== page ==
Monday, 18 February 2013
FILM REVIEW: AMOUR
Old age is one of those taboo subjects in film; it's rarely seen nor discussed in any real depth. But Michael Haneke's Amour asks -- forces -- us to look at this inevitable stage of life square-on as his two protagonists are faced with declining health and the spectre of death.No, Amour (Love) is not a date movie but it is a study of love, questioning just how far you would go in support of your significant other. Til death us do part: an actual promise or mere words?
Georges (Jean-Louis Trintignant) and Anne (Emmanuelle Riva) are a long-time married couple. Now retired music teachers, they live in a spacious Paris apartment which reflects their cultured yet modest lifestyle and tastes. They're only child (Isabelle Huppert), based in London, visits occasionally but the pair seem to keep themselves to themselves, with the occasional night out to a music recital.
Then one morning during breakfast, and mid-conversation, Anne blanks out. Georges can't seem to rouse her and when she "awakens" moments later he's somewhat annoyed. "Is this a joke?", he asks. "What?" Anne has no idea what's just happened. It's the first sign that she has suffered a stroke, and Anne's health is only going to worsen. Conversely, the bonds of their marriage, while severely tested, will strengthen.
Haneke adopts an unflinching approach to his story and his characters' predicament. The film is comprised of many long, still takes suggesting the unhurried pace at which Georges and Anne live their lives, and the slow decline of Anne's physical health (at first partially paralysed she worsens, losing the ability to speak). There is also no score; all music is incidental. Haneke is an unsentimental filmmaker but while Amour is unflinching, it is not an unfeeling film.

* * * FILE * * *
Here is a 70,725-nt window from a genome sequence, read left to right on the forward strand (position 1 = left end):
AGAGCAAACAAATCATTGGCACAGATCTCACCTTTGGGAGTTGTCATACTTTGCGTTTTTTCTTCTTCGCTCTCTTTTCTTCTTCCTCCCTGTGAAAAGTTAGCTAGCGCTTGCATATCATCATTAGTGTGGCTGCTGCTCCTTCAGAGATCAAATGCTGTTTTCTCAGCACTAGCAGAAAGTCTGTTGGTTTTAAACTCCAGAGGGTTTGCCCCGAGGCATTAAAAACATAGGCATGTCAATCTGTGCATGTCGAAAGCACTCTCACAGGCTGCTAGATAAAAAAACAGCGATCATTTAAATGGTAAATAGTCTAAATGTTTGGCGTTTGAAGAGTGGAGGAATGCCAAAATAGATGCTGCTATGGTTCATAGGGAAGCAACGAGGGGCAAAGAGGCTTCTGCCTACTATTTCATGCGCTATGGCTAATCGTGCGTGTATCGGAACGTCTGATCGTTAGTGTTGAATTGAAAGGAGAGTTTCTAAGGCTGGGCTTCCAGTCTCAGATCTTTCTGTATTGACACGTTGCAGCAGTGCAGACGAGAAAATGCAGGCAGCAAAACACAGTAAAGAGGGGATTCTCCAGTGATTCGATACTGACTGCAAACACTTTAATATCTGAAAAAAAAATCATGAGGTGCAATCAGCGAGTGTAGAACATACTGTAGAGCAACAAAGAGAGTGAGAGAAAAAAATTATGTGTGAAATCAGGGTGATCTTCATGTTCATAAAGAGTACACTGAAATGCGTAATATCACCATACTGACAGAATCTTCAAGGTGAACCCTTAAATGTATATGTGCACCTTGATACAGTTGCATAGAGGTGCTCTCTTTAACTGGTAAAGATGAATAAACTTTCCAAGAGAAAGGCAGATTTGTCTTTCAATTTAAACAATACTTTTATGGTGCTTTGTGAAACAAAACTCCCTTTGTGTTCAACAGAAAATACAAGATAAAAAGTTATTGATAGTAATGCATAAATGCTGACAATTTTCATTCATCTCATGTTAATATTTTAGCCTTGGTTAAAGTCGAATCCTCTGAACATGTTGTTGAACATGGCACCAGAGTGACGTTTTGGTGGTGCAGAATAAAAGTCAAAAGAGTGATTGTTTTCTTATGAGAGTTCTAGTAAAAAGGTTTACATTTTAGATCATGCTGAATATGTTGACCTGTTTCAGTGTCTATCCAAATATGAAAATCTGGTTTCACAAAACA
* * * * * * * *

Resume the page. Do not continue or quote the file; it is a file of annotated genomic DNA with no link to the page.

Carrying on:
After the first stroke, which paralysed the right side of her body, Anne is assigned a wheelchair to aid her mobility. But a subsequent attack leaves her bedridden and she gradually loses her ability to speak. Georges, although hiring a nurse at first, feeds and dresses his wife and tends to her bathing and toilet needs. He is the dutiful and loving husband, but even his patience is tested: a slap to the face is mere child's play in the Haneke universe, but here, under these circumstances, is a shocking and violent act.
Trintignant and Riva deliver powerful yet subtle performances as Georges and Anne. Icons of French cinema -- both have been making films for more than half a century: Trintignant best known for A Man and a Woman (1966); Riva for Hiroshima, Mon Amour (1959) -- bring both an authenticity to their roles (they are not "playing" old), and that pang of sadness when we realise that, like us, they were once young, beautiful people with their lives ahead of them.
The silent stoicism of Trintignant and the physicality of Riva are impressive in there seeming simplicity but speak volumes even when neither does. Not for nothing has Riva been a mainstay throughout the 2012-2013 awards season (will she win the Best Actress Oscar at this year's ceremony, which just so happens to coincide with her 86th birthday?), but this is a double act, and any acknowledgement of one should include the other.
And neither would succeed without Michael Haneke. The Austrian director is fully in control of his medium: there is nothing in Amour that shouldn't be there; it is sparse and precise, unadorned and brutally honest.
Having won the major prize at the 2009 Cannes Film Festival with The White Ribbon, a two-and-a-half-hour, black and white film about the origins of evil in a pre-WWI German village, Haneke claimed the Palm d'Or again in 2012 with Amour, proving, along with his leads, that age shall not weary them though the years condemn.
Note: an edited version of this review appears on the Fuse Magazine website: